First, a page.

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As part of National Youth Homeless Awareness Month in November, we took a closer look at the number of youth experiencing homelessness in Detroit, factors that contribute to housing instability for young people, and community organizations that provide stable environments for those without stable housing. habitat.
“There are many reasons why a young person becomes homeless,” said Courtney Smith, founder and CEO of the Detroit Phoenix Center. “We have just emerged from the largest health care crisis in our country, and as a result, some young people may be experiencing homelessness with their parents due to chronic disinvestment in our community’s substandard housing stock.”
Founded in 2017, the Detroit Phoenix Center is a highly influential nonprofit organization that serves 150 youth year-round, providing resources and support to youth at risk or currently experiencing homelessness. The organization includes a drop-in center where youth can shower and wash clothes, a food pantry and supports including mental health services and after-school programs.
In addition, the Center provides emergency housing intervention by providing hotel rooms and offering a first month’s rent and security deposit for youth in the community. Their community outreach and programs reach up to 1,200 young people a year.
“Other reasons young people may find themselves homeless include employment or financial reasons,” Smith said. “Many young people have also been affected by the juvenile justice system or the guardianship system, where they have nowhere else to turn. They’re being pushed out of these systems without a lot of other resources.”
According to the McKinney-Vento Homeless Assistance Act of 1987, homelessness is defined as the absence of a permanent, regular, and adequate nighttime residence.
Homeless situations may include sharing housing with others due to housing loss, economic hardship, or a similar reason; staying in motels, hotels, car parks or campsites due to lack of alternative suitable accommodation; staying in emergency or temporary shelters; or sleeping in cars, parks, public places, abandoned buildings, substandard housing, bus or train stations or similar settings.
According to a 2021 study by the University of Michigan Poverty Solutions, nearly nine out of 10 Detroit students who do not live are not identified by schools.
The Center has developed a new dataset, Educational Implications of Homelessness and Housing Instability in Detroit, to offer information on the underidentification of homeless students in Detroit and the link between homelessness and chronic absenteeism, mid-year transfers, graduation and dropout rates, school discipline rates , access to public assistance and likelihood of entering the foster care system.
The analysis found that identifying the exact number of homeless youth in Detroit is difficult. The study found that “while Detroit schools identified 1,785 children as homeless in SY 2017-18, between 7,000 and 14,000 school-aged children were estimated to be homeless that year.”
Black students were at greater risk of homelessness than their peers of other races, with 86 percent of students experiencing homelessness, compared to 83 percent of students overall.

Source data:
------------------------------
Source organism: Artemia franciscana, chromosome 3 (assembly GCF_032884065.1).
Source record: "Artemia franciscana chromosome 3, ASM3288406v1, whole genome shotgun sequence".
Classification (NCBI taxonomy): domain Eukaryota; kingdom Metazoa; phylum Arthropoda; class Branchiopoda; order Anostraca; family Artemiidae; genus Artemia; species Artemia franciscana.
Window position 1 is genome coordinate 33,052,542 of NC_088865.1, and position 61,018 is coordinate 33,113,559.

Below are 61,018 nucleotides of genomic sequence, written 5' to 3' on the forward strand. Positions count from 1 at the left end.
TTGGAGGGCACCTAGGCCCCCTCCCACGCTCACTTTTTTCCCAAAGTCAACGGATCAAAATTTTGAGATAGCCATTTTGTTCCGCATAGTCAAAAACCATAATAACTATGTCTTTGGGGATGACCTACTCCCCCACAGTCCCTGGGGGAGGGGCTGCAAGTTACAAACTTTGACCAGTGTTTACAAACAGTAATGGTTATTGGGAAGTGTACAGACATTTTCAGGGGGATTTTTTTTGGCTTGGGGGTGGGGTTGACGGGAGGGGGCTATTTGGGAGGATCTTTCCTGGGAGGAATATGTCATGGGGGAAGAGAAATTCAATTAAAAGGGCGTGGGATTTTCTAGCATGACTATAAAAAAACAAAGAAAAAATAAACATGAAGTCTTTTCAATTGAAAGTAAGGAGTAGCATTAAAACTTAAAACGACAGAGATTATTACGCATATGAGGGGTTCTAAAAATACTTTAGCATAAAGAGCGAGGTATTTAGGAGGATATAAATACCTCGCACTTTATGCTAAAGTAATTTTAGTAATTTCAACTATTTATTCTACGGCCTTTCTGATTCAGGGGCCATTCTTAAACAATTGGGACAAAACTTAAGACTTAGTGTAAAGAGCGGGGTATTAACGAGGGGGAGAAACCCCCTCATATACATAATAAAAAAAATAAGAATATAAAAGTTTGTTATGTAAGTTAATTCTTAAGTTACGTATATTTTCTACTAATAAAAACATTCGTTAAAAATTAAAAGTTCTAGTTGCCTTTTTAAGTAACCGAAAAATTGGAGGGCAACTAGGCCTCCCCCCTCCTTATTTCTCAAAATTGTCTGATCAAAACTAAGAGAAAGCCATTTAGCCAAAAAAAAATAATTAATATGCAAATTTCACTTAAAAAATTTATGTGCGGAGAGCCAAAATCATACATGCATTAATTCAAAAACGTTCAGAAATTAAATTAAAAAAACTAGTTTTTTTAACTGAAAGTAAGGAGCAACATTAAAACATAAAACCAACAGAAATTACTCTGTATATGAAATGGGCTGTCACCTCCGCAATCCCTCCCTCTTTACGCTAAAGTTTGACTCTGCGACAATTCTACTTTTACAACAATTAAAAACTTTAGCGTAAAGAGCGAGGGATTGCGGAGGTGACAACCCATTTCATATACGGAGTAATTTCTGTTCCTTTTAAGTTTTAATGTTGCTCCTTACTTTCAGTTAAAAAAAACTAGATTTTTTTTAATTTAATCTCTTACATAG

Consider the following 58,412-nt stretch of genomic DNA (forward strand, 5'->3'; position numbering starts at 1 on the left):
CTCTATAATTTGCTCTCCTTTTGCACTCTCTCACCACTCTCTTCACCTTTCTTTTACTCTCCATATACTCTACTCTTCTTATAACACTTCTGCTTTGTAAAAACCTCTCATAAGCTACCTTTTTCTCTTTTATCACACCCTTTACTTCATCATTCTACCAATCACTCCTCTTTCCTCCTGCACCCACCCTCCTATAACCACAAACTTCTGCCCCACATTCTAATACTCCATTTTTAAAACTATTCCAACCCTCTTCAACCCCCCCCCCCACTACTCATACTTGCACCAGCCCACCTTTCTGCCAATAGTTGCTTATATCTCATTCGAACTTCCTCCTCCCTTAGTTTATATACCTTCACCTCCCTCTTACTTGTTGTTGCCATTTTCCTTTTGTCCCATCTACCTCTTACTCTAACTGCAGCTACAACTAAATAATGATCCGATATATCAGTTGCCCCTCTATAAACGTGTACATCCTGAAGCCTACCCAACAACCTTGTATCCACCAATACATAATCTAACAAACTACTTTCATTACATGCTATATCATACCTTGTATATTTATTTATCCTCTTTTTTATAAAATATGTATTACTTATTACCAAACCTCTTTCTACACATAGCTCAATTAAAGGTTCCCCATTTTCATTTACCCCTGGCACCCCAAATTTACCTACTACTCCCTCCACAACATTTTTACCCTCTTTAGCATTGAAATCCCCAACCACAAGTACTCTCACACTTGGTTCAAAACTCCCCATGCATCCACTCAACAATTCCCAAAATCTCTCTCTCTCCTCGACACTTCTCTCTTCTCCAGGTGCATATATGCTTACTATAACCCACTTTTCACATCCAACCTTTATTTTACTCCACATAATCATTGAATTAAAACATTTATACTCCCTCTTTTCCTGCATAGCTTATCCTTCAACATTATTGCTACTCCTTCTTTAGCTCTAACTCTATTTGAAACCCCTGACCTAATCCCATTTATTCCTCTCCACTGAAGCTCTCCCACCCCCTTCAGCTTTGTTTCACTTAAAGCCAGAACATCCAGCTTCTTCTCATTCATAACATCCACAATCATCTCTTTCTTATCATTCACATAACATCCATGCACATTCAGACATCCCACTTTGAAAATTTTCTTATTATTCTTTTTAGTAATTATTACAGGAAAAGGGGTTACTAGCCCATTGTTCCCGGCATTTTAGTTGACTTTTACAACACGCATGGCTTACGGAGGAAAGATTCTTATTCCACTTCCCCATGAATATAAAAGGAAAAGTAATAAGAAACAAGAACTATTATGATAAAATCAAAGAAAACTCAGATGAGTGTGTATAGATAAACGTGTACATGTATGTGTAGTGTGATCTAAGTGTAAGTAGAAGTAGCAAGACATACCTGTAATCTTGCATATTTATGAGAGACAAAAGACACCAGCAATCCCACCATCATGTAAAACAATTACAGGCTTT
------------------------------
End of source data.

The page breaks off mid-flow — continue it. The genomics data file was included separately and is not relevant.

“Also, of course, homelessness can arise from family conflict and abuse in the home, where there can be different values,” Smith said, “especially among the LGBTQ+ community. In Detroit, black and brown youth are disproportionately represented in the homeless space.”
Last year, the U.S. Department of Housing and Urban Development allocated nearly $5.2 million to programs to combat youth homelessness in Detroit.
Funding is available as part of a youth homelessness demonstration program for 33 communities. In Detroit, the Homeless Action Network of Detroit (HAND) applied for funding twice before being awarded after a third application.
HAND locally administers HUD’s Continuum of Care programs, which provide pooled funding to nonprofit organizations and state and local governments to rapidly relocate homeless individuals and families while minimizing injury and dislocation.
“Some of the parameters of the HUD funding allow us to be a little more innovative in serving youth than ever before because this is a demonstration project,” said Tasha Gray, executive director of HAND. “In the next few weeks, we will select a number of nonprofits to administer funding to provide a range of resources to youth experiencing homelessness, including transitional and permanent housing programs and mental health services.”
HAND does not provide direct services, but coordinates planning efforts for the Coordinated Assessment Model (CAM), Detroit’s local coordinated entry system for homeless assistance. Their goal is to refer needy residents to support programs, include standardized intake and assessment programs, and work in partnership with community organizations.
Under the auspices of the Detroit Phoenix Center, the Youth Advisory Council consists of 10-12 young residents who participate in strategic development of the needs of their peers, including HUD’s Youth Homelessness Demonstration Program.
“One of the biggest misconceptions is what we call ‘adulthood’ in our understanding of youth homelessness,” Gray said, “which means that sometimes there are adults who think that youth are homeless because of the rash young decisions that they could accept in their lives. But the reality is that some of our young people simply don’t have a support system, or they’re in foster care and separated from their families. Or the family may have unstable housing. The reasons why people think that young children are homeless are not the main reasons.’